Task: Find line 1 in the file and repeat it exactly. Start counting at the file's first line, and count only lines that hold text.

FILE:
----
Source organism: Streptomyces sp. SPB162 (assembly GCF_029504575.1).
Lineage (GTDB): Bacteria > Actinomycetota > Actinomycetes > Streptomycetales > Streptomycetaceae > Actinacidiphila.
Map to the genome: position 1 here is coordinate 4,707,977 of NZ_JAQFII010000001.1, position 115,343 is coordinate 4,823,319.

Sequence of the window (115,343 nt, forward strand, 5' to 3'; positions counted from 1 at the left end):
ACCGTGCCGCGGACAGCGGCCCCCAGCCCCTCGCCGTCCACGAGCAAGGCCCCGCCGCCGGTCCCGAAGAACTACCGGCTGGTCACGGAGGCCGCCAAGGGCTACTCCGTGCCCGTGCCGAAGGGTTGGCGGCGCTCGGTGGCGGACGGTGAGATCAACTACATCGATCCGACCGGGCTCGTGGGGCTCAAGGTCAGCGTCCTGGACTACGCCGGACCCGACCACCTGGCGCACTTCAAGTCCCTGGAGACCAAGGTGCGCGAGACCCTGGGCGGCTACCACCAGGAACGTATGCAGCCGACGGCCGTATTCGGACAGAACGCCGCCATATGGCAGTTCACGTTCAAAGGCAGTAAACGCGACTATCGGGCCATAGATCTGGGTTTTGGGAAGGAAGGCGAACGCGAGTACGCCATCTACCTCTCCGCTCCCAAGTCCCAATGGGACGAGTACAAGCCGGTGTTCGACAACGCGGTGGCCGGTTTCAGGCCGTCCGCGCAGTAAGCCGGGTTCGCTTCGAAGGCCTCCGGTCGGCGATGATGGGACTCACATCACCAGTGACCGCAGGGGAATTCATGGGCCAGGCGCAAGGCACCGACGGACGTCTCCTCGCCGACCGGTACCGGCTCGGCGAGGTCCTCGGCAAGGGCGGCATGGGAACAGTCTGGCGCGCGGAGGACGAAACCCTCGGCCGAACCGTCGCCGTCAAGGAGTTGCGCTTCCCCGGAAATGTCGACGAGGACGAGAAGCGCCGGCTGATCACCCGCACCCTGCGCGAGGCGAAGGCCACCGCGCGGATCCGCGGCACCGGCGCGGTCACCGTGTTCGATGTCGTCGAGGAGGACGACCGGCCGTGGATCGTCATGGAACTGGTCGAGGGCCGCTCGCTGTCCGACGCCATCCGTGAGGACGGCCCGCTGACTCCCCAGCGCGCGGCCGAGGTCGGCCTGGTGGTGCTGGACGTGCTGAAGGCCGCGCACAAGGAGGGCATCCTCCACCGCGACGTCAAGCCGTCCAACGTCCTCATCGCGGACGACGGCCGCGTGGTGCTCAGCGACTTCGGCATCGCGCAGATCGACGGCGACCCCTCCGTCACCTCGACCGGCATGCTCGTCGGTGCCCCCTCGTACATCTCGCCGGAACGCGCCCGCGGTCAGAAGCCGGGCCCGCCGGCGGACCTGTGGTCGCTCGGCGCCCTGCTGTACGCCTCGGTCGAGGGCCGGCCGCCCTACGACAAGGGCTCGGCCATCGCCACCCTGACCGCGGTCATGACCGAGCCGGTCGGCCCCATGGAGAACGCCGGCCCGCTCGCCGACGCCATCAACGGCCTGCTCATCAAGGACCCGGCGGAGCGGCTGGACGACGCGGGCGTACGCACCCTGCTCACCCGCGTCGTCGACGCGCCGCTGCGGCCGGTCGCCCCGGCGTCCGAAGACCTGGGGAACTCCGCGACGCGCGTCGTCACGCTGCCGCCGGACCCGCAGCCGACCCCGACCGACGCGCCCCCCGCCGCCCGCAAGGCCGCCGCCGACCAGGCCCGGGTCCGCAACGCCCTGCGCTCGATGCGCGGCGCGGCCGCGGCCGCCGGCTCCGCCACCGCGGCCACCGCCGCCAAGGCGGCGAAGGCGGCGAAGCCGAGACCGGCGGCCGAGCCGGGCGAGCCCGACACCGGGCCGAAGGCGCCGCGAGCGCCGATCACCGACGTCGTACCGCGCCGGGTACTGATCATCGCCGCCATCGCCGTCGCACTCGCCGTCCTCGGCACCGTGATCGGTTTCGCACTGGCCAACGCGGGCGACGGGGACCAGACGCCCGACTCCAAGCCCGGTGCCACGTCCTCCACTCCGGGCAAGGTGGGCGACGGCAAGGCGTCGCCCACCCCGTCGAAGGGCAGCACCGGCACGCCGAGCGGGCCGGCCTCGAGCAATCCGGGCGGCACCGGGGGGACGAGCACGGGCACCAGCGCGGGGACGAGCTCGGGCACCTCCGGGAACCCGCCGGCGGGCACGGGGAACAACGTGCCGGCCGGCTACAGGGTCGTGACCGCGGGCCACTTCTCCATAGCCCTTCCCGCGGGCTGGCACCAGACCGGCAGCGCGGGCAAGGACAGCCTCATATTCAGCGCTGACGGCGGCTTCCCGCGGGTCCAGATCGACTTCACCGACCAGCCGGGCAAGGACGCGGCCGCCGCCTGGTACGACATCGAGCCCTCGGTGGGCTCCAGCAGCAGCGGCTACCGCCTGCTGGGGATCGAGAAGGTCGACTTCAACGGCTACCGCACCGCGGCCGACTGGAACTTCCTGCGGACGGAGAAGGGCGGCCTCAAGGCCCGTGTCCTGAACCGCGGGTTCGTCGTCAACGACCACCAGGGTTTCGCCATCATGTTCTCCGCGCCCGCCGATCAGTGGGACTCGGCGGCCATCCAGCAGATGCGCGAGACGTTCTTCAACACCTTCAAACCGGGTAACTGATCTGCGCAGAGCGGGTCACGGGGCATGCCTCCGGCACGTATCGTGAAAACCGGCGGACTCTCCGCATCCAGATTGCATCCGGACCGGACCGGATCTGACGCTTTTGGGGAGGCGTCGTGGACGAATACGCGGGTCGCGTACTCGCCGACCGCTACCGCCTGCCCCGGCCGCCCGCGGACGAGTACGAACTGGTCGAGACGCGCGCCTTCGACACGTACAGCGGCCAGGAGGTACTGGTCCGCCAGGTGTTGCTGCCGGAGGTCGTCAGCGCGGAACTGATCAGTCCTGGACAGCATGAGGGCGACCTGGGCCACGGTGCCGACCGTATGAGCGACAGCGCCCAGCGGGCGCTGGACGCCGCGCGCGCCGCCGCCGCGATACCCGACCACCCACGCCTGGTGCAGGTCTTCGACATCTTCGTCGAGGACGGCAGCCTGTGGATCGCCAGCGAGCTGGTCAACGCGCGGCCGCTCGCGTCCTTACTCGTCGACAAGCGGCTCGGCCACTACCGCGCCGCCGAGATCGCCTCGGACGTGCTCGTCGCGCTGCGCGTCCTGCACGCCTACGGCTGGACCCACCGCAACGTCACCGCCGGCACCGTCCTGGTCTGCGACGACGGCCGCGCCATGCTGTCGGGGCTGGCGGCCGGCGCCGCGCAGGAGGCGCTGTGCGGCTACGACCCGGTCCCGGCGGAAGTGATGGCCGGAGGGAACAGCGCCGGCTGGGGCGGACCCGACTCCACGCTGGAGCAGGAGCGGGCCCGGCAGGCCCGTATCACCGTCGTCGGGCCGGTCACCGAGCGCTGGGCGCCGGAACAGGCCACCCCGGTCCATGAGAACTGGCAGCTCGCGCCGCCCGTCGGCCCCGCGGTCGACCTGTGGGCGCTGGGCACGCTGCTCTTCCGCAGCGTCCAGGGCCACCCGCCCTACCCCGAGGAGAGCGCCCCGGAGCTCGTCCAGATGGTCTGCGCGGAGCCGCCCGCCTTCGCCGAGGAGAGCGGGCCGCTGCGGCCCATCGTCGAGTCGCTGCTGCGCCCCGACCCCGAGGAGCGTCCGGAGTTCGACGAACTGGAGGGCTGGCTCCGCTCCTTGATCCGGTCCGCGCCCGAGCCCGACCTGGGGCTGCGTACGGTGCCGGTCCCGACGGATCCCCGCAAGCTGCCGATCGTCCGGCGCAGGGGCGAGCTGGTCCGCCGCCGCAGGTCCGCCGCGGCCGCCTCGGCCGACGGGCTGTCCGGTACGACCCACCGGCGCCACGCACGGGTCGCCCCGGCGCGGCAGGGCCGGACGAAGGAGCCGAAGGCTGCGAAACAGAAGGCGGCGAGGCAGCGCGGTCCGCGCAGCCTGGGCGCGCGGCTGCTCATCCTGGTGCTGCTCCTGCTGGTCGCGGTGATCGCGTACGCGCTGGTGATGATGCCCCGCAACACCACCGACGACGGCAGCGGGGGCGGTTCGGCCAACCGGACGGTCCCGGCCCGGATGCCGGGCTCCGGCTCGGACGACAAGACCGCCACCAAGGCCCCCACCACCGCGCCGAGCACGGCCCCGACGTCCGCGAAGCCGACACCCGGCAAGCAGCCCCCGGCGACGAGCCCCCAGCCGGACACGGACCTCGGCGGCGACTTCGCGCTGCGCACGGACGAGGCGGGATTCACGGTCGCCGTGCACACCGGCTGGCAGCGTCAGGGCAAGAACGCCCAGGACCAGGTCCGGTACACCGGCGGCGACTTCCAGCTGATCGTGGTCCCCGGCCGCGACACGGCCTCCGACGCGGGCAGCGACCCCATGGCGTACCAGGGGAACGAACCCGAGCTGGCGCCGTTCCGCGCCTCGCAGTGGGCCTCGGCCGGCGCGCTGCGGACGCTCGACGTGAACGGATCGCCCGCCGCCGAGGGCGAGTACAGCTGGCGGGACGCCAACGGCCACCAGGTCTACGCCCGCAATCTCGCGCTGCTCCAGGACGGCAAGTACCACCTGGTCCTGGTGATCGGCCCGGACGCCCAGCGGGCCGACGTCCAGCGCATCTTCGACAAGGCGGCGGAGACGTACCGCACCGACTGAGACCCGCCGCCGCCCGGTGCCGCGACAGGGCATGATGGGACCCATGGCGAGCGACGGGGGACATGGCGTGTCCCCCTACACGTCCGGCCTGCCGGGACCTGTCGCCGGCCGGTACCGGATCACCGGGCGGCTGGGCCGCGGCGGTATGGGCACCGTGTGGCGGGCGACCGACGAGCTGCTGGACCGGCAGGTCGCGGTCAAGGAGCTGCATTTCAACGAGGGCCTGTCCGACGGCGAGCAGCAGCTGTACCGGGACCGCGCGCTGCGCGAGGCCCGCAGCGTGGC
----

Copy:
Source organism: Streptomyces sp. SPB162 (assembly GCF_029504575.1).